Why Is Seeing Control So Important

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With the goal of extracting the highest resolution possible in our CCD images, seeing plays a much bigger part than is at first realized. Longer exposures do not mean you can detect an object if the seeing is poor. At the 2004 Riverside Telescope Makers Expo, Jim McGaha, an advanced CCD imager specializing in Near Earth Object (NEO) detection, gave a talk centered on detecting objects fainter than 20th magnitude. Using information presented in his talk, Table 8.1 reveals how a much fainter star can be detected with any given aperture of telescope as the seeing improves.

Table 8.1. Effect of Seeing on Detection Magnitude

Seeing in arcsecond

Improvement in Detection

Aperture Required to Achieve

(FWHM)

Magnitude (using 4 arcsecond

Magnitude Increase (using a

seeing as baseline)

6" aperture scope as

baseline) (inches)

4.0

0

6

3.5

0.7

9

3.0

1.4

12

2.5

2.1

16

2.0

2.8

20

1.5

3.5

Figure 8.5. Iris Nebula, NGC7023. LRGB image of 120:30:30:45 minutes total exposures, respectively (3-minute individual exposures) using a non-IR-blocked luminance image and Optec RGB filters. Image calibration and color combination using MAXIM DL, image registration using MAXIM DL, AIP for Lucy Richardson deconvolution on the luminance, luminance layered in Photoshop for final color and star shaping processing. Equipment: Homemade 20-inch f/5 Newtonian astrograph and Finger Lakes IMG6303E CCD camera with all images acquired in 2 x 2 bin mode for an image scale of 1.48 arcsecond/pixel in 3.2 arcsecond seeing and magnitude 4.9 suburban/rural skies.

What this means is that telescopes in the 6- to 8-inch range, when used optimally in good seeing conditions, will perform as well for deep-sky imaging as much larger scopes under average to poor seeing (see Figures 8.5 and 8.6). Seeing levels the playing field for most of us. This is very encouraging to imagers with telescopes in the 4- to 8-inch range. They can capture truly stunning images when the macro seeing conditions are favorable, providing they have taken the proper steps to manage their local "micro" seeing environments. The bottom line is that you can economically improve imaging performance by controlling your local seeing environment without spending large sums on more aperture!

It is common practice now for many imagers living under generally turbulent skies to only take luminance images during nights of good seeing and then take their color data on an average seeing night. This is due to the fact that the luminance image provides most of the resolution data in the final color composition.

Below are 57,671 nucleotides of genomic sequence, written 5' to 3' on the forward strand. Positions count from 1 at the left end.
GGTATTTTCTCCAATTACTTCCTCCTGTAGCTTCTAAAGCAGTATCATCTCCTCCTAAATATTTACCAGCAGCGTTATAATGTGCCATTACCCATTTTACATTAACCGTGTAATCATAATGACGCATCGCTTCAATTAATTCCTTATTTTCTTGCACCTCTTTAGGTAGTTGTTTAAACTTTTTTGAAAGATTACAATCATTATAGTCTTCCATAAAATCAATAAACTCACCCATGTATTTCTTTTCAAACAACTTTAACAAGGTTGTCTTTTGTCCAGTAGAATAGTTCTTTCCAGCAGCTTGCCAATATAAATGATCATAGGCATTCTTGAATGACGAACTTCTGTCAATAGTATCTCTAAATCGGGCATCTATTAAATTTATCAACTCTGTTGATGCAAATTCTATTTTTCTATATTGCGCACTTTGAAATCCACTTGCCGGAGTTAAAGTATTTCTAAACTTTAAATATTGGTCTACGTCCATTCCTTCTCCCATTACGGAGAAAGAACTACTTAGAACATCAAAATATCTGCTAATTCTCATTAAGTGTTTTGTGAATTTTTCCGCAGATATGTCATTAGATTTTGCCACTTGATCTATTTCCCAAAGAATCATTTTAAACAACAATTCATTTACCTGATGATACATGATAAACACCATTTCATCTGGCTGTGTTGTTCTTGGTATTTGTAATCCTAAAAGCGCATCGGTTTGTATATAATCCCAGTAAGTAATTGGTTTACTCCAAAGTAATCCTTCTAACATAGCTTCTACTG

Figure 8.6. Iris Nebula, NGC7023. Comparison image using 6-inch scope This remarkable image by Cord Scholz of NGC 7023 compared to the one taken by the author with his 20-inch in similar seeing conditions shows what is achievable with modest aperture scopes used skillfully for deep-sky color imaging. LRGB image of 210:30:30:50 minutes total exposures, respectively, with 5-minute individual exposures in L and10-minute in RGB. Image calibration and color combination using MAXIM DL, image registration using MAXIM DL, RC Console for sigma combine and pixel cleanup, AIP for Lucy Richardson deconvolution on the luminance, LAB combined in Photoshop for final color and star processing. Equipment: 6-inch f/6 Intes Maksutov with SBIG ST-10XME and CFW8 filter wheel in 3 arcsecond average seeing.

Figure 8.6. Iris Nebula, NGC7023. Comparison image using 6-inch scope This remarkable image by Cord Scholz of NGC 7023 compared to the one taken by the author with his 20-inch in similar seeing conditions shows what is achievable with modest aperture scopes used skillfully for deep-sky color imaging. LRGB image of 210:30:30:50 minutes total exposures, respectively, with 5-minute individual exposures in L and10-minute in RGB. Image calibration and color combination using MAXIM DL, image registration using MAXIM DL, RC Console for sigma combine and pixel cleanup, AIP for Lucy Richardson deconvolution on the luminance, LAB combined in Photoshop for final color and star processing. Equipment: 6-inch f/6 Intes Maksutov with SBIG ST-10XME and CFW8 filter wheel in 3 arcsecond average seeing.

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